How Does Automobile Insurance Work in Minnesota?
Automobile insurance is required in the state of Minnesota. Just like every other state in the country, Minnesota sets car insurance coverage requirement minimums to ensure that, when accidents happen, those involved have a way to secure compensation for their losses. When a person buys insurance, the policy covers the person who purchases the insurance as well as relatives living in their home. This typically includes spouses, children, as well as others in your custody. Drivers who do not have an auto insurance policy of their own will also be covered if they are borrowing your vehicle.
Types of Coverage Required
There are various types of coverage that drivers are required to have in Minnesota. First, it is important to point out that Minnesota is a “no-fault” accident state. This means that drivers will turn to their own insurance carriers for coverage of their medical expenses in the event they are involved in an accident, regardless of who was at fault. The types of insurance coverage required in Minnesota include the following:
- Personal injury protection (PIP). This is the no-fault portion of Minnesota car insurance. After any accident, injured individuals will turn to their PIP coverage for injury compensation, lost income, replacement services, death benefits.
- Liability coverage. Liability insurance is in place to protect at-fault drivers. If you are at fault in an accident and the other person’s expenses rise above the limits of their PIP coverage, your liability coverage will pay the costs that go over their limits. Additionally, drivers must also maintain property damage liability coverage.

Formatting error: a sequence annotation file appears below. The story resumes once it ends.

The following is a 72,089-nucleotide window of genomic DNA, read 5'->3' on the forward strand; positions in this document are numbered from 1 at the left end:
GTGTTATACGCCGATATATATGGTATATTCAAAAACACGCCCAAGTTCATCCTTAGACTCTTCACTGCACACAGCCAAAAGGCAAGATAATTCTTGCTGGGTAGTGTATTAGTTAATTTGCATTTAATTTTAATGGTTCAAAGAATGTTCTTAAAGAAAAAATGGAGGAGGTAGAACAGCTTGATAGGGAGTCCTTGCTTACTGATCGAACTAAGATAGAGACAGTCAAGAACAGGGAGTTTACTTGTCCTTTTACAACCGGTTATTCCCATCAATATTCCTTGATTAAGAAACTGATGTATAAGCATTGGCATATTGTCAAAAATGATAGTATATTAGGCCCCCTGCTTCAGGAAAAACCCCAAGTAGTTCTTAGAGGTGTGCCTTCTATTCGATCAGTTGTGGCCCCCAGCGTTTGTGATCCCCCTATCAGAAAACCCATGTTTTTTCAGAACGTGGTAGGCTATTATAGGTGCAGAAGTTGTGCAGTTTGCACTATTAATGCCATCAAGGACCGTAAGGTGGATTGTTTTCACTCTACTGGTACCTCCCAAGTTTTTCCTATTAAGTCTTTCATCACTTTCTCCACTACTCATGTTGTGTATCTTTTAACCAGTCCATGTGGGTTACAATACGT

- Uninsured and underinsured motorist coverage. If your PIP coverage does not cover the costs of your injury and the at-fault driver does not have insurance or is underinsured, this type of coverage will help make up the difference in your expenses.
Minimum Coverage Requirements in Minnesota
The minimum requirements for car insurance under Minnesota law are as follows:
- Bodily injury liability: $30,000 per person and $60,000 per accident
- Property damage liability: $10,000
- Personal injury protection (PIP): $40,000
- Uninsured motorist coverage: $25,000 per person and $50,000 per accident
- Underinsured motorist coverage: $25,000 per person and $50,000 per accident
Factors Affecting Insurance Cost
There are various factors that can affect the cost of your insurance premiums in Minnesota. Some of the main factors that can affect insurance rates include:
- Marital status
- Years of driving
- Driving record
- Claims history
- Vehicle type
- Vehicle usage
- How many miles driven annually
- Types of coverage and deductibles
Get a Mankato Accident Attorney on Your Side
If you are injured in an accident in Minnesota, it may still be necessary to file a lawsuit against the at-fault driver, even though this is a no-fault state. If the person who is not at fault incurs more than $4,000 worth of medical expenses or experiences at least 60 days of temporary disability or permanent injury, then they may pursue legal action against the other driver. Any legal claim in a car accident case will only cover costs that are not covered under the personal injury protection insurance. Drivers may also file a lawsuit in order to recover compensation for property damage.
If you are considering filing a lawsuit against an at-fault driver in Minnesota, a Mankato car accident attorney can help you with this process. These cases can become complicated, but an attorney will have the resources and legal experience to walk you through this.